The Animal Story Book - online children's book

Edited By Andrew Lang And With Numerous Illustrations By H. J. Ford

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66 HOW A BEAVER BUILDS HIS HOUSE
they are perfectly happy, but when they are out of it they like to be dry, and in order to keep their houses warm and snug they wait till the water is low during the summer, and then they can drive piles into the bed of the stream with more safety and less trouble than if the river is running hard. It generally takes two or three months before the village is finished, and the bark and shoots of young trees, which is their favourite food, collected and stored up. But the little round huts, not unlike beehives, are only intended for winter homes, as no beaver would think of sleeping indoors during the summer, or, indeed, of staying two days in the same place. So every three or four years they spend the long days in making their village of earth, stones, and sticks, plastered together with some kind of mortar which they carry about on their tails, to spread neatly over the inside of their houses. All that a beaver does is beautifully finished as well as substantial. The walls of his house are usually about two feet thick, and sometimes he has as many as three stories to his house, when he has a large family or a number of friends to live with him. One thing is quite certain: no beaver will ever set up housekeeping alone; but sometimes he wrill be content with one companion, and sometimes he will have as many as thirty. But however full the hut may be, there is never any confu­sion ; each beaver has his fixed place on the floor, which is covered with dried leaves and moss, and as they man­age to keep open a door right below the surface of the stream, where their food is carefully stored up, there is no fear that they will ever be starved out. And there they lie all through the winter, and get very fat.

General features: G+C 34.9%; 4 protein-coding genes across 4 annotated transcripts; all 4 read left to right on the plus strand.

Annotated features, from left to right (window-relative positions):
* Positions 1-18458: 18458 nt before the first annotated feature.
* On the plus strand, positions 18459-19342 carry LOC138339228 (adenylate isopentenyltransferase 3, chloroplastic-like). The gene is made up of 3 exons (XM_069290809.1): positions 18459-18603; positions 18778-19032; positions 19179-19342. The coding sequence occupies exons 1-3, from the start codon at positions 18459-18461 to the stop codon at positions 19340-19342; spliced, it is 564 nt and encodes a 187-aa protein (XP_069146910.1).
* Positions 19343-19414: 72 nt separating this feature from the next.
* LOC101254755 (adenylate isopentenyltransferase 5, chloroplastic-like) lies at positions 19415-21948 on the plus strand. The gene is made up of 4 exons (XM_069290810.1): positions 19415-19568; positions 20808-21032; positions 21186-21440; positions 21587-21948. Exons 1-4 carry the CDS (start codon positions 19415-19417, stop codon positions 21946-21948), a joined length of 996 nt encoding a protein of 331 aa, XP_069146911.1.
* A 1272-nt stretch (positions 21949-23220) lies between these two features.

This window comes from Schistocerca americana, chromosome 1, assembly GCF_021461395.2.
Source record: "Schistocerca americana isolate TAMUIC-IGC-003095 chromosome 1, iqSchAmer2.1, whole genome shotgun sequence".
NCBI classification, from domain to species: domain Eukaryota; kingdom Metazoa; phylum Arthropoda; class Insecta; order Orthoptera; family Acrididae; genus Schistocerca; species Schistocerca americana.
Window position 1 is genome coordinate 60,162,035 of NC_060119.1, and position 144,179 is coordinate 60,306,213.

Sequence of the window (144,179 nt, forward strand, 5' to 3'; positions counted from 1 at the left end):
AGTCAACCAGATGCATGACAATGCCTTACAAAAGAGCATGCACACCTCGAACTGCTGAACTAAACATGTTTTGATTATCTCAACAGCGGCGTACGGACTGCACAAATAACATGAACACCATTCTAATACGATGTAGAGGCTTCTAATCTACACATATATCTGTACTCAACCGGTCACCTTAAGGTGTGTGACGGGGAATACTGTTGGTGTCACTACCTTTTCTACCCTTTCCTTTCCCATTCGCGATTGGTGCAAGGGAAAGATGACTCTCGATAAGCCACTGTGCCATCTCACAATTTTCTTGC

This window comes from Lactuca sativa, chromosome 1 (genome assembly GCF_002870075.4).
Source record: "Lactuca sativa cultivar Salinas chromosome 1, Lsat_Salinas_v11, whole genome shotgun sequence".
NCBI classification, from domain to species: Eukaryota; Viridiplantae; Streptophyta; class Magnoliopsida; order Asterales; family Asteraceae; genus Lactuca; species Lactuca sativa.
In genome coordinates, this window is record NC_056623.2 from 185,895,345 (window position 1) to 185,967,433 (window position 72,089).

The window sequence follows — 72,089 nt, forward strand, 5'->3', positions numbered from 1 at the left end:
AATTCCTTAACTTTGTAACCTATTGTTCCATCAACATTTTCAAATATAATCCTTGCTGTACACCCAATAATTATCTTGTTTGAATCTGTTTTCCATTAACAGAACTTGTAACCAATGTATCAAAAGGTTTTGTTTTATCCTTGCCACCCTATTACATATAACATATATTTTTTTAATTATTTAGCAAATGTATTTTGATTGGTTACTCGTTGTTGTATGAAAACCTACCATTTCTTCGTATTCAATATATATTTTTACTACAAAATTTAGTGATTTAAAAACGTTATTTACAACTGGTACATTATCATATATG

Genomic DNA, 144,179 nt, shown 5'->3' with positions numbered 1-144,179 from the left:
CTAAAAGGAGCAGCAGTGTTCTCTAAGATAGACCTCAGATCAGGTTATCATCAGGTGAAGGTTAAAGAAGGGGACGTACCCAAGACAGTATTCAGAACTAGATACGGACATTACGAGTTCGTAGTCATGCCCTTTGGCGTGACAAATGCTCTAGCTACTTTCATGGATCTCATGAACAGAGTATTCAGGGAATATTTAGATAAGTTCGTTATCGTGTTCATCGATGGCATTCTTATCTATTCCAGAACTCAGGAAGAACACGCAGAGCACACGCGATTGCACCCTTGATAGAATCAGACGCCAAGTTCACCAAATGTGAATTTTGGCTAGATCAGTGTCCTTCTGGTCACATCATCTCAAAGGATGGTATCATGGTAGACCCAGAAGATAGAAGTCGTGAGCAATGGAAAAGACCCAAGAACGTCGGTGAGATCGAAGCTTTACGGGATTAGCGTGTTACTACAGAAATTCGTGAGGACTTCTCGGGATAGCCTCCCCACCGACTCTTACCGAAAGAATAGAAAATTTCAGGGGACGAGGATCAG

Once a French gentleman who was travelling through Louisiana, was very anxious to see the little beaver colony at work, so he hid himself with some other men close to a dam, and in the night they cut a channel about a foot wide right through, and very hard labour they found it. The men had made no noise in breaking the dam, but the rush of the water aroused one beaver who slept more
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